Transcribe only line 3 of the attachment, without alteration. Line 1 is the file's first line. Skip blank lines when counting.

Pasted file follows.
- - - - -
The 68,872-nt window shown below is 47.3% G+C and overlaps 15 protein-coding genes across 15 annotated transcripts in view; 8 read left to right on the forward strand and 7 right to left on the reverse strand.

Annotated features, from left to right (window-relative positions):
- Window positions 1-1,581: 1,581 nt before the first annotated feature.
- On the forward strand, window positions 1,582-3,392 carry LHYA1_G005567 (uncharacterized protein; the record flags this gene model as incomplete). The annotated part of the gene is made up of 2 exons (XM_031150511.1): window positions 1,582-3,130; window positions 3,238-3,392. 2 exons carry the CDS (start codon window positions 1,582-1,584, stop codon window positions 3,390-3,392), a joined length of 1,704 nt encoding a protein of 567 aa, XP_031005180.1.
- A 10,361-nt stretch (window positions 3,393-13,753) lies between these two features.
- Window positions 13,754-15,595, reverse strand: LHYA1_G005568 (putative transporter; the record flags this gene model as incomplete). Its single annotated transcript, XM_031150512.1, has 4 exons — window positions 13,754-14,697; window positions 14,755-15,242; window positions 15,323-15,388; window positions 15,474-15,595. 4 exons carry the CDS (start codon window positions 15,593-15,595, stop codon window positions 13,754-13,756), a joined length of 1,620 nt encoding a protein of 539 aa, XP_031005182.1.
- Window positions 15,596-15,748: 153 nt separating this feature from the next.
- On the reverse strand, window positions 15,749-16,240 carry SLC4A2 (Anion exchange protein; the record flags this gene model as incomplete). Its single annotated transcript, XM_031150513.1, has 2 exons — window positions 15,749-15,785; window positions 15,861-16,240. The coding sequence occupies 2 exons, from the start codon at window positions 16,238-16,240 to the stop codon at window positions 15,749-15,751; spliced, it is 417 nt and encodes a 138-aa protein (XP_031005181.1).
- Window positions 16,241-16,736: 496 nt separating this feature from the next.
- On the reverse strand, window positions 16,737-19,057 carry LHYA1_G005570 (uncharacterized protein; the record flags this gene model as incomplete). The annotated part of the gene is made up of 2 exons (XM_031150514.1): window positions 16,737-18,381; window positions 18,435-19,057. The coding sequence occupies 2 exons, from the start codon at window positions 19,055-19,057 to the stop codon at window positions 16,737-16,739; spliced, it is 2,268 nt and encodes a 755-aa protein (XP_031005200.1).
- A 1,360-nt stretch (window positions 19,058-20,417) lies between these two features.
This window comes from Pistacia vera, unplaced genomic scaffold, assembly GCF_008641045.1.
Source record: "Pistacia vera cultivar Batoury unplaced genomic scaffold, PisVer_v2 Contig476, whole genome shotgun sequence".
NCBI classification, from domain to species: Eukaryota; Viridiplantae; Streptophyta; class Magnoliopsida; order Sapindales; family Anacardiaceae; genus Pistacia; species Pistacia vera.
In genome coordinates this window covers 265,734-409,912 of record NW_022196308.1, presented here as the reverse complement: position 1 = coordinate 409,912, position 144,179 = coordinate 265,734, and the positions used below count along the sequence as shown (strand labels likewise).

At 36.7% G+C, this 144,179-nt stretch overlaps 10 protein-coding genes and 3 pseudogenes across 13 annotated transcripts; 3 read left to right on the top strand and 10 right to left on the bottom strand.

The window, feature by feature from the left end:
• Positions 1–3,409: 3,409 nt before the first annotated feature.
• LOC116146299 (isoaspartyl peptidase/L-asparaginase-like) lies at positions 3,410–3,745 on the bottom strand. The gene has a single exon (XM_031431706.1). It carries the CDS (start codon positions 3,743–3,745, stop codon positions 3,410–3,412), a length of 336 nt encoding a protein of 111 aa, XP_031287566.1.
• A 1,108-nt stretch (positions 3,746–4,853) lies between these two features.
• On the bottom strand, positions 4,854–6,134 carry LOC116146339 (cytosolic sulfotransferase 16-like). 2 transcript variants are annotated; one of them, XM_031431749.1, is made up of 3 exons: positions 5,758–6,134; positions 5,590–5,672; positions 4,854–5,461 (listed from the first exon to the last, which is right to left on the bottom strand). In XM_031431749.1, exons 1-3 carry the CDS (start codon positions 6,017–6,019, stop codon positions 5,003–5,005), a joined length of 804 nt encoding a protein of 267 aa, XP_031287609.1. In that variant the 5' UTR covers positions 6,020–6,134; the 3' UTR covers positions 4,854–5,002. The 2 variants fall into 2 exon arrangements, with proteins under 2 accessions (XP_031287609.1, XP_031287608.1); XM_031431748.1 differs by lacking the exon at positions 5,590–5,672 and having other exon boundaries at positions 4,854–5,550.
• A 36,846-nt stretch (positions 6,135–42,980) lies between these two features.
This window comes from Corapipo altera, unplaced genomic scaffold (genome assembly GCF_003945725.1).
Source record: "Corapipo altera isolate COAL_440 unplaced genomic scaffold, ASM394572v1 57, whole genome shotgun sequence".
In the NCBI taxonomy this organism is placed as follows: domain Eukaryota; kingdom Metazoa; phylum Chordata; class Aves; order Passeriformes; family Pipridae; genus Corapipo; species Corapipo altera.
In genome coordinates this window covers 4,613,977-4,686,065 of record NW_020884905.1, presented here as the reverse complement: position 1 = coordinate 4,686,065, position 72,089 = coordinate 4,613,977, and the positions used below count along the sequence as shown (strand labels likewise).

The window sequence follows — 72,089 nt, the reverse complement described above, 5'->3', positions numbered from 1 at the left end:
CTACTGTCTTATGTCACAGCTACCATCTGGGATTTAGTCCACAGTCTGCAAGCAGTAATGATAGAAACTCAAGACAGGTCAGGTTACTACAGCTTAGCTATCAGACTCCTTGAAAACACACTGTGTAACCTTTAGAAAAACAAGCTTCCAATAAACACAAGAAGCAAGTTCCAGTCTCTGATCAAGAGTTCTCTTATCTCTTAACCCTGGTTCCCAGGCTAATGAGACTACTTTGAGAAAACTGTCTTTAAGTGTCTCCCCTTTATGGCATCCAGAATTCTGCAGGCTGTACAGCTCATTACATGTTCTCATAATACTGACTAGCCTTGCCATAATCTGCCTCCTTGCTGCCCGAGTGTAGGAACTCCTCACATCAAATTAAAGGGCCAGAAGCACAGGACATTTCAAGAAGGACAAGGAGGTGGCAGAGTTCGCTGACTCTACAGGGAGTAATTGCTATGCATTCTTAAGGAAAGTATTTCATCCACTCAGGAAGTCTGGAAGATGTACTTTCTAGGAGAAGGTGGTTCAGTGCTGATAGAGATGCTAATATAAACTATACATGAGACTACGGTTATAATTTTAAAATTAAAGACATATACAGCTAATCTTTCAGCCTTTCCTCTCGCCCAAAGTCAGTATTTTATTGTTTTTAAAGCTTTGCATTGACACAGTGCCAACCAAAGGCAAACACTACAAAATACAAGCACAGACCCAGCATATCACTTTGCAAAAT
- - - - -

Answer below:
- Window positions 1-1,581: 1,581 nt before the first annotated feature.